25 July 2012

Damaged Tape on Soundcloud

I finally got around to Soundclouding the most recent Damaged Tape releases.  You can listen to them here:

17 July 2012

Sunforest - 1969 - Sound of Sunforest

Quality: 3.25 out of 5
Trip-O-Meter: 3.75 out of 5

Ever see "The Wicker Man?"  Not the newer one with the bees, and the bear suit, and crazy Nick Cage, but the 70's one with Christopher Lee.  Some of this music makes me think of that movie's creepy-groove folk.  I'd like to think that there's a naked woman banging on walls and singing some of the tunes here - but not all of them (like the ones with a dude singing).  Be forewarned, however, that this is a wildly inconsistent album. Although some of the tunes dabble in pristine sunshine pop, psych folk, and a few other points in between, there are an equal number of tracks that dabble in awful.  Let's see if we can parse those out.

Now let's get positive here.  There is an album lurking among these tracks that would give the Free Design more than a run for its money.  Go ahead and program these ones if you want to follow the doctor's prescription:  "Overture to the Sun," "Where Are You," "Be Like Me," "And I Was Blue," "Magician In the Mountain," "Give Me All Your Loving," and "All In Good Time."  Congratulations, you can now add an extra point, and maybe a touch more, to the quality rating.  These demonstrate what Sunforest does really well - ghostly sunshine folk at dusk that Stereolab must've spun a few times in their heyday.  "And I Was Blue" is the absolute "Nugget" here where everything comes together in the grooviest of witches' brew concoctions.  If you want to pad the time, feel free to throw in "Bonny River," "Lovely Day," and "Garden Rug."  They've got a slight touch of cheese but are still very enjoyable in the end.  Great Moondog!  Now we've got a prime 27.5 minute album, which would have been perfectly acceptable for 1969.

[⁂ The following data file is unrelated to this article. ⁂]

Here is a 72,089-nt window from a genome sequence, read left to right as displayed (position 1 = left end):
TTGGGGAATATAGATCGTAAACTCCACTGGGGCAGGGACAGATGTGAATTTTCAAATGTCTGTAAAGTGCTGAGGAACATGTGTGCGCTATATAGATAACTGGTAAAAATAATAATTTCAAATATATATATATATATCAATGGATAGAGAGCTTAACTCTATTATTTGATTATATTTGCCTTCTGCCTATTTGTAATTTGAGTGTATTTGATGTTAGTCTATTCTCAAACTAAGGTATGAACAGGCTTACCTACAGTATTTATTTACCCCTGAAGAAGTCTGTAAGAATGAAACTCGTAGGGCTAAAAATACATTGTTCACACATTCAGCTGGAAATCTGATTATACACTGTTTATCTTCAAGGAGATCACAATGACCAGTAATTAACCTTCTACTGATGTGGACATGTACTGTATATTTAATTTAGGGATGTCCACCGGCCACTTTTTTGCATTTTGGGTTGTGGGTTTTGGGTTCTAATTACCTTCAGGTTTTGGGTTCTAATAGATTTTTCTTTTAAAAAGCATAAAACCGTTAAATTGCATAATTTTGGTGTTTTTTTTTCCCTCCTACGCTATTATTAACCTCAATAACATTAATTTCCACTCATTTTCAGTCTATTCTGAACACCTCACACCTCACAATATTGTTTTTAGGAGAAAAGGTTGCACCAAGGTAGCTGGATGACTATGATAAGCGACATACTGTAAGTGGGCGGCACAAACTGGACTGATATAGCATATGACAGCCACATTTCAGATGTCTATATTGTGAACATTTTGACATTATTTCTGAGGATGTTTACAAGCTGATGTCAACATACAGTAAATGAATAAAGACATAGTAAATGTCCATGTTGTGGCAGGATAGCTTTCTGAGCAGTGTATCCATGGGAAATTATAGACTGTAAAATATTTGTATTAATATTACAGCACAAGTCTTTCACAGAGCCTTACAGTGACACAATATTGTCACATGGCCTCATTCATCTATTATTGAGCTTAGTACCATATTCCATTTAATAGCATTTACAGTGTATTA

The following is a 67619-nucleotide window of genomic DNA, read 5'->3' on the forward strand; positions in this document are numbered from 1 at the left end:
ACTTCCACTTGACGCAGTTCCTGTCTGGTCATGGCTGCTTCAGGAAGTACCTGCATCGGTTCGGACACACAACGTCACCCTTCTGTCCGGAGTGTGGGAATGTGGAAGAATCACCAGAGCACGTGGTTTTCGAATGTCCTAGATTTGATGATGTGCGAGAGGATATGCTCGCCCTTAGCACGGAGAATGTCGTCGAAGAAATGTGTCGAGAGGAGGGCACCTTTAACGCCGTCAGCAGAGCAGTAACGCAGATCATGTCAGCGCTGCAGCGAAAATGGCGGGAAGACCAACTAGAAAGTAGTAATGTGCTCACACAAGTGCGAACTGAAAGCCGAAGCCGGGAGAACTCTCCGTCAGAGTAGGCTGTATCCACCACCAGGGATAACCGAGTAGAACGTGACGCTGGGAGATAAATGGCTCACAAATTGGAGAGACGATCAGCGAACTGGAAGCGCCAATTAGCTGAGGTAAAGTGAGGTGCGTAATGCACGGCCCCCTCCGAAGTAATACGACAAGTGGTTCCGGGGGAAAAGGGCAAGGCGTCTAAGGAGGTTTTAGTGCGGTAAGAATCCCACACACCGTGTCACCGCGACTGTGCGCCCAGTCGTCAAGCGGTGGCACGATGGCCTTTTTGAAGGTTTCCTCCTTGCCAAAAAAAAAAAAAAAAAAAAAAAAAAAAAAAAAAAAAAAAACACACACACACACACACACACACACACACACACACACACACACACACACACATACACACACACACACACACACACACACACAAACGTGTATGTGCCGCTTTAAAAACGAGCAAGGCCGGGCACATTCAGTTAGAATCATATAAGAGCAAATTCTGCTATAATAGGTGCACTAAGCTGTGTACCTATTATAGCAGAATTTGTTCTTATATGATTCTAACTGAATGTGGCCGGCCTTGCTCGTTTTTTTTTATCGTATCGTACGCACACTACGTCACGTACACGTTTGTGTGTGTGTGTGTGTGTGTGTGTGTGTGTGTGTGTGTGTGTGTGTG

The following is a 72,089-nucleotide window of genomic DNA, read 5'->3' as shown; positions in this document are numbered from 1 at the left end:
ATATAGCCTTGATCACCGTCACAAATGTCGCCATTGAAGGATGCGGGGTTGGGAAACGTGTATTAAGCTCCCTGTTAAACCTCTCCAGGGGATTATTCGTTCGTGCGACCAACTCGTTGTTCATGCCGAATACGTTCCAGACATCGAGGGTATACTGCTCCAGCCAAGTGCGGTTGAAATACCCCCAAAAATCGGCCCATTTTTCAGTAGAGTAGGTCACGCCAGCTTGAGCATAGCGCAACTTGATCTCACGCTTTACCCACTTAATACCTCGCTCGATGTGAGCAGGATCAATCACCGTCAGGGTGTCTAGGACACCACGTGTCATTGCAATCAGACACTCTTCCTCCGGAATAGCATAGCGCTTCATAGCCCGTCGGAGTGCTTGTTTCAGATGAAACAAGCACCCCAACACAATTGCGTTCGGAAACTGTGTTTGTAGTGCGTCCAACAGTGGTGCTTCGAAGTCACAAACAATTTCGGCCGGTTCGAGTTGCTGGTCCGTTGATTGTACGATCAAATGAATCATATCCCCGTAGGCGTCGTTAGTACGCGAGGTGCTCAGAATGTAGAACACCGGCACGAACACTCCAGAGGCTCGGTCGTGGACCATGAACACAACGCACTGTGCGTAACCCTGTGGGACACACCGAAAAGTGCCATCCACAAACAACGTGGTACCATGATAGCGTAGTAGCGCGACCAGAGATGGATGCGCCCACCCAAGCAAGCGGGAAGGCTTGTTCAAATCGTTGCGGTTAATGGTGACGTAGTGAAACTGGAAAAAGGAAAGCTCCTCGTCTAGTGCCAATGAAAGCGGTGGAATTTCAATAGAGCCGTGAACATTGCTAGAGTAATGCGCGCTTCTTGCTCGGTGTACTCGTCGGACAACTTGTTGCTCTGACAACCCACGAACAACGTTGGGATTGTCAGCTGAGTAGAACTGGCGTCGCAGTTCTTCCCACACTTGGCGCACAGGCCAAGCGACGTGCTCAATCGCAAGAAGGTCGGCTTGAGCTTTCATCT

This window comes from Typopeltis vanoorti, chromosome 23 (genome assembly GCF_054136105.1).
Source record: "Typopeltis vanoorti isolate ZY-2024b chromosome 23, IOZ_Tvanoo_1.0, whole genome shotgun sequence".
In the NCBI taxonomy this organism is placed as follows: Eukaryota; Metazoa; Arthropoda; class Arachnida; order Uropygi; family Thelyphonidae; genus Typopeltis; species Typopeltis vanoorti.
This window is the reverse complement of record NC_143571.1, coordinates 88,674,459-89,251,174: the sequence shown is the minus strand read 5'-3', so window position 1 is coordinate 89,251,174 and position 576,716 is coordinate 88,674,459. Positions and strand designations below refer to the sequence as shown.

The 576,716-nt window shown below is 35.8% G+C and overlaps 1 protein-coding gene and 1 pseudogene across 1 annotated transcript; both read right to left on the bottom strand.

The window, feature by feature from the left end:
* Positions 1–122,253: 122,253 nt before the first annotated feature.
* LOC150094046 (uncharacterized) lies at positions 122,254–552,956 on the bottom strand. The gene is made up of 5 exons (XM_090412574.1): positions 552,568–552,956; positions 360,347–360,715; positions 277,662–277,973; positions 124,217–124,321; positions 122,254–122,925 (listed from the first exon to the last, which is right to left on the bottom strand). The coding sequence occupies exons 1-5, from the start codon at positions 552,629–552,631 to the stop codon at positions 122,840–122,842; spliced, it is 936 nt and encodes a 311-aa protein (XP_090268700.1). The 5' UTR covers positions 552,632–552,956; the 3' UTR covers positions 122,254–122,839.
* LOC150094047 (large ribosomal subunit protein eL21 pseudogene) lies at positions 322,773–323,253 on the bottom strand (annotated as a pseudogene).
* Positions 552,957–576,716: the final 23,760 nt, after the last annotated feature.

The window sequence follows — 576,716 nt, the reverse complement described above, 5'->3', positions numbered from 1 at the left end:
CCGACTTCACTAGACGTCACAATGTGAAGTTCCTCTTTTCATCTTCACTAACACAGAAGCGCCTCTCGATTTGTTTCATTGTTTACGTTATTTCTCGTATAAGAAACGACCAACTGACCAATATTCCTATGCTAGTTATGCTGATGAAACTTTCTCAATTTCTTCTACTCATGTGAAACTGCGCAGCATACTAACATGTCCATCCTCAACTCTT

Then we've got "Mr. Bumble," "Lighthouse Keeper," "Old Cluck," and "Peppermint Store."  These songs sound much like you'd expect songs with these titles to sound.  It's not a pretty situation.  I've never made it through a few of these, unless I was playing Tetris Battle while listening - that shizzle's timed so you can't just break away.

Man, I tell you there is a classic here.  Just take advantage of the mp3 age and make yourself a groovy playlist.  Sunforest may have been missing a proper editor, but that can now be you.  No, you don't screw around with the track listings of "Sgt. Pepper's" or "Who's Next," but I think it's perfectly legitimate to screw around with the running order of "Sound of Sunflower."

High Wolf - 2011 - A Guide to Healing

Quality: 3.75 out of 5
Trip-O-Meter: 4.5 out of 5

Here's a bit of a trifle - just twelve minutes of electronic tetrahedrons sparking neurons in your mind.  I can't even remember where this came from as I just stumbled upon it on my hard drive.  I imagine that I found it on the Weed Temple blog, which deserves your undivided attention if you're not already a fan.

Anyway, back to this particular guide.  Honestly, I'd probably head to some Indian classical, Alan Watts, or maybe something with throat singing and bells for the healing sound.  High Wolf take the route with a lysergic ice pick to the brain.  "Free You Energy Field" is just short of awesomeness.  Not to come in with too strong of a 'should-a would-a,' but I'll be damned if this wouldn't be a celestial drone on the order of Spacemen 3's "Ecstasy Symphony" if not for that damn bouncing, sequenced pulse.  Maybe a remix is in order?  It eventually fades out in the name of bongos, though, so that's cool.  "Swallow Pills With Ganges River Water" has a tighter hold on my attention.  It's percolations of liquid sound would've fit nicely a 80's Cannon Films spectacular with David Carradine or Steven Segal (if you're unlucky) heading into the deep forest on a spirit quest/ass-kicking tutorial.